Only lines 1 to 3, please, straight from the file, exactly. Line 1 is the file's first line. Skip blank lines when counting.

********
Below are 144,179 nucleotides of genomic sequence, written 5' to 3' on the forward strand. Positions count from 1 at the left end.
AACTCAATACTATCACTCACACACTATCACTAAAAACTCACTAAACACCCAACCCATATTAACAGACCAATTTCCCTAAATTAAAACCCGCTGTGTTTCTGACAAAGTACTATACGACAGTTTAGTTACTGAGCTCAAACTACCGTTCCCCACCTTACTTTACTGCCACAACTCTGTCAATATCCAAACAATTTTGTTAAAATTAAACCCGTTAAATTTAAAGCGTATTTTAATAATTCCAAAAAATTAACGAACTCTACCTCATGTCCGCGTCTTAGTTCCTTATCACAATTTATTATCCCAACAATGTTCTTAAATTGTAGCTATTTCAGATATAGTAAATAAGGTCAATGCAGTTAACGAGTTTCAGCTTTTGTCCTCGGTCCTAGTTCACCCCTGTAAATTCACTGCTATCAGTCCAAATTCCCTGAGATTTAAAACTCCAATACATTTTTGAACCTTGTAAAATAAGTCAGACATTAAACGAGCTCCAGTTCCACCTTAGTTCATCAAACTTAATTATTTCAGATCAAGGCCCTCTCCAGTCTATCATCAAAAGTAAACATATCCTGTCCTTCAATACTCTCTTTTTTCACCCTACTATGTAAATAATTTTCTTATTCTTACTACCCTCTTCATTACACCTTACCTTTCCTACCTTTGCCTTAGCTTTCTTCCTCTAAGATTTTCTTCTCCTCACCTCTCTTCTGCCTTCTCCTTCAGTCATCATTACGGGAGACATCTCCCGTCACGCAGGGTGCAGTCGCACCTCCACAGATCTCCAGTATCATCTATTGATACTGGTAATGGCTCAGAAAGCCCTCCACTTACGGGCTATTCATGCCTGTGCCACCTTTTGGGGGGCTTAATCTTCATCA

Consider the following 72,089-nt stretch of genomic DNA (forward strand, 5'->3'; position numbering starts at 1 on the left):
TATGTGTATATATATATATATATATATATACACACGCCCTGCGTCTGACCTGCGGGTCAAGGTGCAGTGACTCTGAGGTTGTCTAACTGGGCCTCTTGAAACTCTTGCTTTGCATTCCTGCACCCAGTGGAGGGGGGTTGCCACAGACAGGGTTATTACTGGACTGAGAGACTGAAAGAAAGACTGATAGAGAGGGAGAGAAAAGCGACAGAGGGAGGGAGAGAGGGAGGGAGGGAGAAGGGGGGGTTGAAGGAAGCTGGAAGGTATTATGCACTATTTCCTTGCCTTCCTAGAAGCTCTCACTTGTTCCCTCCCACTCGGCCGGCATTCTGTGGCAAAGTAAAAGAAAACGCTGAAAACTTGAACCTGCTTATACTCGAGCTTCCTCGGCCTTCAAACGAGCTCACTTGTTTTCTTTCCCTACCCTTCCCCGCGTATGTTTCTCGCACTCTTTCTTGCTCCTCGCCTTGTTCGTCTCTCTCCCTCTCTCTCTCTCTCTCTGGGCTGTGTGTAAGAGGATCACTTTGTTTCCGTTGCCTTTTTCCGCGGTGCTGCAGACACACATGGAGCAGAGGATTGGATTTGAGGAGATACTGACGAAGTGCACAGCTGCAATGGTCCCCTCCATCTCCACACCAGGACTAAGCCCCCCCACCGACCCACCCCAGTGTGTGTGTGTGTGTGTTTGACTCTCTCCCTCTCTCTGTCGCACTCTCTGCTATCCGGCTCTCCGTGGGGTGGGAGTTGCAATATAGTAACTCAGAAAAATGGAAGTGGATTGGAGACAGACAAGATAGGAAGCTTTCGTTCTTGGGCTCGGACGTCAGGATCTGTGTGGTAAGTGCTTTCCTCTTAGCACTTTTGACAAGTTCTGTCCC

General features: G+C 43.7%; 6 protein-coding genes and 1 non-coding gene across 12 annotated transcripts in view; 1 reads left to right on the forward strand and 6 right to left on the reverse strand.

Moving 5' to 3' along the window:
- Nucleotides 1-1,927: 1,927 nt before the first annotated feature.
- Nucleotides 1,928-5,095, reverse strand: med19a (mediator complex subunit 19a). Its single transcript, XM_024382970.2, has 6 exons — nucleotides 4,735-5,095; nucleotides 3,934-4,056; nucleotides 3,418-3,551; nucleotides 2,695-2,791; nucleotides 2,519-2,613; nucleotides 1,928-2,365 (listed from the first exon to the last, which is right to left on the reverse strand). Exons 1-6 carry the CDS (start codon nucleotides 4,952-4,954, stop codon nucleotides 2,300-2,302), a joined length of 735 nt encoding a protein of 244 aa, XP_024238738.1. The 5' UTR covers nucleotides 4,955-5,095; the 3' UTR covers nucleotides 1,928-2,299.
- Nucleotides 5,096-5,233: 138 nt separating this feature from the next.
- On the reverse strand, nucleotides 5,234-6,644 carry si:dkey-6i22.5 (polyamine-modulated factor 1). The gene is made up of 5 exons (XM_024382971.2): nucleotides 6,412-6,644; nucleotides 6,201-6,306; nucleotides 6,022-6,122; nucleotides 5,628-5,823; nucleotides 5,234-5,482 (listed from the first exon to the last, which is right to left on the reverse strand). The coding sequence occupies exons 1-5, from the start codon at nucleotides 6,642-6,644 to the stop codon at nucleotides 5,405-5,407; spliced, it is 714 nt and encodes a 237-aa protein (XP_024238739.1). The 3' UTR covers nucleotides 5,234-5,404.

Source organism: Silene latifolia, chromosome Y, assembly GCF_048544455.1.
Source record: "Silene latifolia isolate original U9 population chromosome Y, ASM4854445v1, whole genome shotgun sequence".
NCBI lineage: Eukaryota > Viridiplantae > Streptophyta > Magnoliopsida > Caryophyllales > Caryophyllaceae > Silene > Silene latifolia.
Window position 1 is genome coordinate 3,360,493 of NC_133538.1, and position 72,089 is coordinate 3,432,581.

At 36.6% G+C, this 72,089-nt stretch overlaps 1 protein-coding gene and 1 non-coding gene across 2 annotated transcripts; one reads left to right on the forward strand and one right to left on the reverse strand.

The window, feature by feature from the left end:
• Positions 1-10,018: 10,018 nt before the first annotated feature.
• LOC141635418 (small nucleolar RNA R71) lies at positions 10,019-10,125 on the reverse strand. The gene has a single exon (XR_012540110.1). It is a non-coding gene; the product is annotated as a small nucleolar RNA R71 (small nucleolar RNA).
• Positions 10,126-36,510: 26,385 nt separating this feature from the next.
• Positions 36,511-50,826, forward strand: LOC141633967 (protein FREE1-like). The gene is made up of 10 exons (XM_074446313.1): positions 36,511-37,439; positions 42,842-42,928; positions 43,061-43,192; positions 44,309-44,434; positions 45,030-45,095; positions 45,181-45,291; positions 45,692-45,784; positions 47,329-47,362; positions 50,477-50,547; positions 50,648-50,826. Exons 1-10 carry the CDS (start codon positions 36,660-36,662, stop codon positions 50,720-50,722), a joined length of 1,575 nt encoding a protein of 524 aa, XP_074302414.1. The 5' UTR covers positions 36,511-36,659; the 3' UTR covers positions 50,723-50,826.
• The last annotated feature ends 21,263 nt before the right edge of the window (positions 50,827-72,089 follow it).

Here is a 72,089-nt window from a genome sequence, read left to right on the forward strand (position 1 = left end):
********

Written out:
Below are 144,179 nucleotides of genomic sequence, written 5' to 3' on the forward strand. Positions count from 1 at the left end.
AACTCAATACTATCACTCACACACTATCACTAAAAACTCACTAAACACCCAACCCATATTAACAGACCAATTTCCCTAAATTAAAACCCGCTGTGTTTCTGACAAAGTACTATACGACAGTTTAGTTACTGAGCTCAAACTACCGTTCCCCACCTTACTTTACTGCCACAACTCTGTCAATATCCAAACAATTTTGTTAAAATTAAACCCGTTAAATTTAAAGCGTATTTTAATAATTCCAAAAAATTAACGAACTCTACCTCATGTCCGCGTCTTAGTTCCTTATCACAATTTATTATCCCAACAATGTTCTTAAATTGTAGCTATTTCAGATATAGTAAATAAGGTCAATGCAGTTAACGAGTTTCAGCTTTTGTCCTCGGTCCTAGTTCACCCCTGTAAATTCACTGCTATCAGTCCAAATTCCCTGAGATTTAAAACTCCAATACATTTTTGAACCTTGTAAAATAAGTCAGACATTAAACGAGCTCCAGTTCCACCTTAGTTCATCAAACTTAATTATTTCAGATCAAGGCCCTCTCCAGTCTATCATCAAAAGTAAACATATCCTGTCCTTCAATACTCTCTTTTTTCACCCTACTATGTAAATAATTTTCTTATTCTTACTACCCTCTTCATTACACCTTACCTTTCCTACCTTTGCCTTAGCTTTCTTCCTCTAAGATTTTCTTCTCCTCACCTCTCTTCTGCCTTCTCCTTCAGTCATCATTACGGGAGACATCTCCCGTCACGCAGGGTGCAGTCGCACCTCCACAGATCTCCAGTATCATCTATTGATACTGGTAATGGCTCAGAAAGCCCTCCACTTACGGGCTATTCATGCCTGTGCCACCTTTTGGGGGGCTTAATCTTCATCA

Consider the following 72,089-nt stretch of genomic DNA (forward strand, 5'->3'; position numbering starts at 1 on the left):